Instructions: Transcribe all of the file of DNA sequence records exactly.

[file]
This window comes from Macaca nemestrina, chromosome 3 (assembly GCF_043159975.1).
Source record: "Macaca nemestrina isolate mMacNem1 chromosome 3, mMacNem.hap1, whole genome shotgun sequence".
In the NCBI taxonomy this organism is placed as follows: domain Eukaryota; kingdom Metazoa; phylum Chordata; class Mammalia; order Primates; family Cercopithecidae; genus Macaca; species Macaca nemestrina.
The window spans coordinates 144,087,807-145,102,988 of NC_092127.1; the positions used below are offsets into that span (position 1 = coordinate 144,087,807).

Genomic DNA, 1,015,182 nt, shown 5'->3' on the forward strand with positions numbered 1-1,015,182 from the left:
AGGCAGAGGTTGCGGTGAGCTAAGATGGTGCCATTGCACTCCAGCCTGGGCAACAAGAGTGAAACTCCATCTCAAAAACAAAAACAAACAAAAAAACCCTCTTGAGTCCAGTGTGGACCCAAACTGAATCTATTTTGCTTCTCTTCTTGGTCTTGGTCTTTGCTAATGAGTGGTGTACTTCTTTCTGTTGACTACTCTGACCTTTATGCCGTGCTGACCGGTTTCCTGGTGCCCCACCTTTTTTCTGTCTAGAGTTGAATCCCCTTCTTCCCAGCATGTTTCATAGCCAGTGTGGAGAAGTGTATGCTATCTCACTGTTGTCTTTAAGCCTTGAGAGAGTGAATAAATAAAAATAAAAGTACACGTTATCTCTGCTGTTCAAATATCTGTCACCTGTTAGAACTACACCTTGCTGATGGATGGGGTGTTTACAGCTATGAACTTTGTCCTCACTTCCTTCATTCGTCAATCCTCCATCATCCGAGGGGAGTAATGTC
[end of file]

This window comes from Macaca nemestrina, chromosome 3 (assembly GCF_043159975.1).
Source record: "Macaca nemestrina isolate mMacNem1 chromosome 3, mMacNem.hap1, whole genome shotgun sequence".
In the NCBI taxonomy this organism is placed as follows: domain Eukaryota; kingdom Metazoa; phylum Chordata; class Mammalia; order Primates; family Cercopithecidae; genus Macaca; species Macaca nemestrina.
The window spans coordinates 144,087,807-145,102,988 of NC_092127.1; the positions used below are offsets into that span (position 1 = coordinate 144,087,807).

Genomic DNA, 1,015,182 nt, shown 5'->3' on the forward strand with positions numbered 1-1,015,182 from the left:
AGGCAGAGGTTGCGGTGAGCTAAGATGGTGCCATTGCACTCCAGCCTGGGCAACAAGAGTGAAACTCCATCTCAAAAACAAAAACAAACAAAAAAACCCTCTTGAGTCCAGTGTGGACCCAAACTGAATCTATTTTGCTTCTCTTCTTGGTCTTGGTCTTTGCTAATGAGTGGTGTACTTCTTTCTGTTGACTACTCTGACCTTTATGCCGTGCTGACCGGTTTCCTGGTGCCCCACCTTTTTTCTGTCTAGAGTTGAATCCCCTTCTTCCCAGCATGTTTCATAGCCAGTGTGGAGAAGTGTATGCTATCTCACTGTTGTCTTTAAGCCTTGAGAGAGTGAATAAATAAAAATAAAAGTACACGTTATCTCTGCTGTTCAAATATCTGTCACCTGTTAGAACTACACCTTGCTGATGGATGGGGTGTTTACAGCTATGAACTTTGTCCTCACTTCCTTCATTCGTCAATCCTCCATCATCCGAGGGGAGTAATGTC